Our kitchen in our third-floor Amsterdam apartment looked out on a wide, flat roof under which the ambulances of the city were parked. The white-blue Chevy Van ambulances would hoot their jolly Dutch warning melody (a 4-6 chord c-a-f-a) into our living room whenever they roared and squeaked out of their cave. This experience belonged to the front of the house. The roof at the back was owned by the cats and usually relatively quiet. Cats have a mind of their own. They would howl at nights, chase the gulls, fall off balconies with astonished faces, but they refused to touch the rat while it was fresh, that had experienced a major roof-climbing mishap. (more…)
Posts Tagged ‘holland’
This is not going to be about food at all, it is my weekly rant about elbows. We are back from the store. It is Friday afternoon, and even this time, we survived. This isn’t so easy as it sounds.
I’m born in Western Germany. One would think that this prepared me for most shopping styles of the world – however, a Friday in a Swedish store makes me wonder. But let’s go generalize nation for nation. (more…)
A friend from Switzerland, about to introduce our party to Eating In Paris, was astonished when I told him that even Holland was famous for its cheese. It belongs to this story that I have to tell the French and Dutch readers at this point that Switzerland is famous for its cheese. Cheese nationalism is universal.
(As an aside, Sweden is not at all the same as Switzerland. Look at the map. The Swedish and The Swiss have different approaches to language as well. I keep repeating these things when abroad. The problem reminds somewhat of the old Boston joke “where do you come from?” “Iowa.” “In these parts it’s actually pronounced Ohio.” [sorry, folks from Idaho, there’s only one way to tell this joke at a time])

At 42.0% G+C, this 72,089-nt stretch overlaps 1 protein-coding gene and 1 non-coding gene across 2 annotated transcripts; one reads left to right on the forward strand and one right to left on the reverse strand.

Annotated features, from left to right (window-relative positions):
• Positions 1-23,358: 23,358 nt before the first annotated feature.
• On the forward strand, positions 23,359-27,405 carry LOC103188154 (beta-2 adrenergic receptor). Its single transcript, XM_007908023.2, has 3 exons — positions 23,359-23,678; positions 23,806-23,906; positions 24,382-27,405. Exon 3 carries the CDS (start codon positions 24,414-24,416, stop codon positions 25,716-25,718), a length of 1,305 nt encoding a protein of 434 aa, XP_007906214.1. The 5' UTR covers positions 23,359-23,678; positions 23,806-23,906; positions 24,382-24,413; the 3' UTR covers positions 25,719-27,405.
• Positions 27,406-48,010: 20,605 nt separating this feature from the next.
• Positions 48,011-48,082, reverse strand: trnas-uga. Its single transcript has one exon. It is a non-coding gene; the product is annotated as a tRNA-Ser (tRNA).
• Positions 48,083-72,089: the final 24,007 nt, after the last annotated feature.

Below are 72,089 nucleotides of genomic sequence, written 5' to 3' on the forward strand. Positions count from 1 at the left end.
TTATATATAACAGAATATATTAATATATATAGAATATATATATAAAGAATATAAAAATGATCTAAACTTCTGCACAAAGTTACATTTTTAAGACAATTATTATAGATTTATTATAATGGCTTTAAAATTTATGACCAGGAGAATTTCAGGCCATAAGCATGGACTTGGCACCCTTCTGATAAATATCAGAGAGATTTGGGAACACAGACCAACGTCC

Sweden, I wanted to tell, has no specific international cheese reputation. That doesn’t mean that some Swedish cheese isn’t good. Well, okay, some isn’t. Whatever the case, even in Sweden, one tends to become a bit vague when it comes to understanding other nation’s cheeses. (more…)
[The following strategy does not work in countries where wine consumption in a public train is seen as offensive.]
We’re in Holland, the year is 1990. Every other Saturday, I travel from Hengelo, Overijssel, to the Conservatory in the Hague for maintenance of their harpsichords. The train trip takes 2 1/2 hours, the work day lasts from about 10 a.m. to 3 or 4 p.m. After that, I have seen seven harpsichords and three spinets, replaced a bunch of broken plectra, resolved one or two action dramas (harpsichord action, that is) and regulated one of the instruments more thoroughly. A substantial change of focus is now overdue, while a boring flat-country train trip on a Saturday afternoon is not a great prospect at all.
One wants to have a nice time, one wants to save money (no restaurant…) and one wants to spend the trip in a pleasant way. Here’s how:
I walk to the central station, ten minutes. I enter the shopping center with the guilt-inducing name Winkelcentrum Babylon. I buy:1 piece of quiche lorraine 1 croissant 1 piece of aged Brie 1 piece of Morbier cheese 2 small pieces of different kinds of paté 1 half bottle of petit chablis or other pleasant no-nonsense dry wine
(I have thought of bringing a cork screw, a paper plate, a glass and a bunch of Belgian comic books. The train leaves 15 minutes later.)
End of story. I just mean to say, there’s no real reason to go for a chewy section of yesterday’s baguette with a squorched tomato wedge on top of a wilted lettuce leaf on top of a sad slice of dead smoked animal, a small can of Heineken for the price of three, and “coffee” in a paper mug.